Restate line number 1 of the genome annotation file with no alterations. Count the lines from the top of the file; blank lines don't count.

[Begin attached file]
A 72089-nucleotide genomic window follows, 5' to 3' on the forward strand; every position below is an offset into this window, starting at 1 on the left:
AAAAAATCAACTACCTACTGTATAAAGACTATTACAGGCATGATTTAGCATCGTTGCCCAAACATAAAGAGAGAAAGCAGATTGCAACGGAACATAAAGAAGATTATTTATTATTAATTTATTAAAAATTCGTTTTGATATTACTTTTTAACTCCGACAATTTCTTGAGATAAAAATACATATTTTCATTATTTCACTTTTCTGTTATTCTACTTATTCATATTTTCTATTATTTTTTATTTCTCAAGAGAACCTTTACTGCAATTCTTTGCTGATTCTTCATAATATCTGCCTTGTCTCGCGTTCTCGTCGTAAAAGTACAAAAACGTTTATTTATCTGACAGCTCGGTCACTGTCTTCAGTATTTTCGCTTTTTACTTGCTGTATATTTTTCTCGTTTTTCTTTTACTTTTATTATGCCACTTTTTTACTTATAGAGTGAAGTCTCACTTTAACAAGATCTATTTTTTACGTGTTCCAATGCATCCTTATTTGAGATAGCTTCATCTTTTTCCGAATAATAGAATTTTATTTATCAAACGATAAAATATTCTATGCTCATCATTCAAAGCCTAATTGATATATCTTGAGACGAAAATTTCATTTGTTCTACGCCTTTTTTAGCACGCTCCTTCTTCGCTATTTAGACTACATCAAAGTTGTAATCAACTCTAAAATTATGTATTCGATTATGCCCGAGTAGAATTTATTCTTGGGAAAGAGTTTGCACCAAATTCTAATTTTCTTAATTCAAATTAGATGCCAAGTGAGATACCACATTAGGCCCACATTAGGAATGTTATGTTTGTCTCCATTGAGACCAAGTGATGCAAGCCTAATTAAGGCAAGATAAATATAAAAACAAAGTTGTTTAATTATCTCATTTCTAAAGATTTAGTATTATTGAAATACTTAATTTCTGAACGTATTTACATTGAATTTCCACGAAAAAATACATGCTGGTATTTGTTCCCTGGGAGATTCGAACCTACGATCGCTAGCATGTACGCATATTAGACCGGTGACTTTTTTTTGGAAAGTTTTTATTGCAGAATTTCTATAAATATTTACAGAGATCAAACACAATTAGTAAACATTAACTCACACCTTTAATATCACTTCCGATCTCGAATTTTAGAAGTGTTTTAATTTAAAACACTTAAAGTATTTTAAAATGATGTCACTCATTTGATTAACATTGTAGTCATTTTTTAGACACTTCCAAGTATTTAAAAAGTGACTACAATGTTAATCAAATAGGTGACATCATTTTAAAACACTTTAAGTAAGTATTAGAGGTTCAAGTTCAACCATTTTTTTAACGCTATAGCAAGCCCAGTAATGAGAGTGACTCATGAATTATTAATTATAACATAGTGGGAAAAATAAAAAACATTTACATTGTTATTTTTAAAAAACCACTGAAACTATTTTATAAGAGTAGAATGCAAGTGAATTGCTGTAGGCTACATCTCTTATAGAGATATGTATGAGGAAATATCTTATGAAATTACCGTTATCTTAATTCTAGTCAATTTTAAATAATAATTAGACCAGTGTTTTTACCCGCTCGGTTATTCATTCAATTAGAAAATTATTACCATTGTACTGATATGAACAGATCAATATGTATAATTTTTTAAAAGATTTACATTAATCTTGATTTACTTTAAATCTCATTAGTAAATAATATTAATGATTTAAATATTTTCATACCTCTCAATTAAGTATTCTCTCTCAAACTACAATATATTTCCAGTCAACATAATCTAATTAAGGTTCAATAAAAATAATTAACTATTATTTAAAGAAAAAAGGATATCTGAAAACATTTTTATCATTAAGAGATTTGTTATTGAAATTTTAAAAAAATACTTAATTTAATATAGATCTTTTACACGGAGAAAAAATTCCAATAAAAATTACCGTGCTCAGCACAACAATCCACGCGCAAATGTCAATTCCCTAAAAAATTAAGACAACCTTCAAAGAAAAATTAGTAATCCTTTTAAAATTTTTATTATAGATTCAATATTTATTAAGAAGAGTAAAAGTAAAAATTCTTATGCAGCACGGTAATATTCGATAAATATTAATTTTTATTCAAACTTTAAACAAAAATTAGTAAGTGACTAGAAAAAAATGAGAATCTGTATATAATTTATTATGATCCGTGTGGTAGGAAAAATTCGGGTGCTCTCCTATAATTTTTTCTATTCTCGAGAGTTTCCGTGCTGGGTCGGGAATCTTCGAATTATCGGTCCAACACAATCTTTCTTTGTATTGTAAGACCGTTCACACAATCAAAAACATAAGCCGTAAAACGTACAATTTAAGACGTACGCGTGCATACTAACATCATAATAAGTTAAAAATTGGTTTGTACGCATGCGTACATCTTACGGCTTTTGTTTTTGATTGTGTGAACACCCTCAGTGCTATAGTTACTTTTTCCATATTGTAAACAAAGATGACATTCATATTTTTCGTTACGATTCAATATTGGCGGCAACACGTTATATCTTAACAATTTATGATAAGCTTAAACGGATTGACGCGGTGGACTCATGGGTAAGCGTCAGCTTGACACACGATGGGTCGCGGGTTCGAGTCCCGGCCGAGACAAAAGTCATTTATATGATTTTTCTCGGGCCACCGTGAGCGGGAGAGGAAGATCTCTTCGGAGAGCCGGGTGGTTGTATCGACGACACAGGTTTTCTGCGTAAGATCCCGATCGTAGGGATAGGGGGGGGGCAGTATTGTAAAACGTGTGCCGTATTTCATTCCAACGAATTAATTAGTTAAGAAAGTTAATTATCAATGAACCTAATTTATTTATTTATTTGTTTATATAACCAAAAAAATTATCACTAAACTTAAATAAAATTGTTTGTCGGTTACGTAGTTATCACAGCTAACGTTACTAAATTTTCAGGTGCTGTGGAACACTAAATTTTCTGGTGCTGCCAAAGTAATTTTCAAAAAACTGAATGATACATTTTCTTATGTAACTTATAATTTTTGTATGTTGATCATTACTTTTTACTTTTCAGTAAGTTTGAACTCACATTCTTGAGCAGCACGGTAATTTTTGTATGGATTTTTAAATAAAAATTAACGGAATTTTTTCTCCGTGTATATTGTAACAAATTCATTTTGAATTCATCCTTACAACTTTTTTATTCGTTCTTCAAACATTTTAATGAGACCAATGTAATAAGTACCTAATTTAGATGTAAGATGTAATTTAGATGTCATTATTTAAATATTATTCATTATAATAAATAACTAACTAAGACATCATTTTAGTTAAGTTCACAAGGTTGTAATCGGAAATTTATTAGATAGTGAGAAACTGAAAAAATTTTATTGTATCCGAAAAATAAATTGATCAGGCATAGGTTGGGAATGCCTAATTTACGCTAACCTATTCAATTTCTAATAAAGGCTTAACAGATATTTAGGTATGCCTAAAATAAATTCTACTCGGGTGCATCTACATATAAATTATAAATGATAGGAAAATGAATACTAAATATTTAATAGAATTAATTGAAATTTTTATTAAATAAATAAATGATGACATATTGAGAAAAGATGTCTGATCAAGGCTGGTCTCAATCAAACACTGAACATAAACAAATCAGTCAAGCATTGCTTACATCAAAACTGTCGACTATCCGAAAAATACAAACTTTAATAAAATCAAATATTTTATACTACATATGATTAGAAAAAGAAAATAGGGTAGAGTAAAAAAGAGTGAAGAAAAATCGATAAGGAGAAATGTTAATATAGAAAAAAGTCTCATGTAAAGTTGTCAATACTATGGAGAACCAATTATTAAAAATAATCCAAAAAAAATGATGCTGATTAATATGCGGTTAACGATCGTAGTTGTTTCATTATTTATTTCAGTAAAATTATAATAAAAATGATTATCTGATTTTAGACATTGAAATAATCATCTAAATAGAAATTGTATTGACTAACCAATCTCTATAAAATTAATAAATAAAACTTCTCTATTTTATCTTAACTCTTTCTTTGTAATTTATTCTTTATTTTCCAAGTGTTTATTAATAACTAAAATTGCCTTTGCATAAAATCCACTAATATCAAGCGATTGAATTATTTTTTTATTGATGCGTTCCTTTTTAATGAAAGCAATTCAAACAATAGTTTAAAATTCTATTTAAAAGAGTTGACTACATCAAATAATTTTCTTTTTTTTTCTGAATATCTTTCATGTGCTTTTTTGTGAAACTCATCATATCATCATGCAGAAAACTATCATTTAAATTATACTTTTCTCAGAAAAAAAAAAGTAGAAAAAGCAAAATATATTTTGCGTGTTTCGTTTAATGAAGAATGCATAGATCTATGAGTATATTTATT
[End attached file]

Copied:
A 72089-nucleotide genomic window follows, 5' to 3' on the forward strand; every position below is an offset into this window, starting at 1 on the left: